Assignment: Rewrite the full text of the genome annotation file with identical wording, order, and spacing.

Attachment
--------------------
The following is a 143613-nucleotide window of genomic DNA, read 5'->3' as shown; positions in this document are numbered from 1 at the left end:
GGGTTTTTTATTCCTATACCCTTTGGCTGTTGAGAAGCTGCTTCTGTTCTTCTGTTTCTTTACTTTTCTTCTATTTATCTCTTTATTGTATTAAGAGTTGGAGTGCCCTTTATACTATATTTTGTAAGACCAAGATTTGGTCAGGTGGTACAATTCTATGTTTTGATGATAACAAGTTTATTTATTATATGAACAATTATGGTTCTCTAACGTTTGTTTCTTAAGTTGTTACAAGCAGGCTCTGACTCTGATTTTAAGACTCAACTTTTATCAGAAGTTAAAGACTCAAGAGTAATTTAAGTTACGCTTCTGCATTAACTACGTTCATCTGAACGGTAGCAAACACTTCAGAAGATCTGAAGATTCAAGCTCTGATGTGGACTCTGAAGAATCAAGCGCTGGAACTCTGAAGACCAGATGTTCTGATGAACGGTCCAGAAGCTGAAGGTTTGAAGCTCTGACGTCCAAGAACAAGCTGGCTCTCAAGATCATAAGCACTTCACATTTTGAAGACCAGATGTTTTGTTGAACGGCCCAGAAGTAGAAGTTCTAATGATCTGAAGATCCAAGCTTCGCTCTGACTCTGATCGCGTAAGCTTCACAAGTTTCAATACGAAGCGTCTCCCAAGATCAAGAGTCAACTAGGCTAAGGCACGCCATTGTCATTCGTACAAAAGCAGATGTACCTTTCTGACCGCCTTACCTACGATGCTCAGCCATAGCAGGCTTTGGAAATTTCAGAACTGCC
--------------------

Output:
The following is a 143613-nucleotide window of genomic DNA, read 5'->3' as shown; positions in this document are numbered from 1 at the left end:
GGGTTTTTTATTCCTATACCCTTTGGCTGTTGAGAAGCTGCTTCTGTTCTTCTGTTTCTTTACTTTTCTTCTATTTATCTCTTTATTGTATTAAGAGTTGGAGTGCCCTTTATACTATATTTTGTAAGACCAAGATTTGGTCAGGTGGTACAATTCTATGTTTTGATGATAACAAGTTTATTTATTATATGAACAATTATGGTTCTCTAACGTTTGTTTCTTAAGTTGTTACAAGCAGGCTCTGACTCTGATTTTAAGACTCAACTTTTATCAGAAGTTAAAGACTCAAGAGTAATTTAAGTTACGCTTCTGCATTAACTACGTTCATCTGAACGGTAGCAAACACTTCAGAAGATCTGAAGATTCAAGCTCTGATGTGGACTCTGAAGAATCAAGCGCTGGAACTCTGAAGACCAGATGTTCTGATGAACGGTCCAGAAGCTGAAGGTTTGAAGCTCTGACGTCCAAGAACAAGCTGGCTCTCAAGATCATAAGCACTTCACATTTTGAAGACCAGATGTTTTGTTGAACGGCCCAGAAGTAGAAGTTCTAATGATCTGAAGATCCAAGCTTCGCTCTGACTCTGATCGCGTAAGCTTCACAAGTTTCAATACGAAGCGTCTCCCAAGATCAAGAGTCAACTAGGCTAAGGCACGCCATTGTCATTCGTACAAAAGCAGATGTACCTTTCTGACCGCCTTACCTACGATGCTCAGCCATAGCAGGCTTTGGAAATTTCAGAACTGCC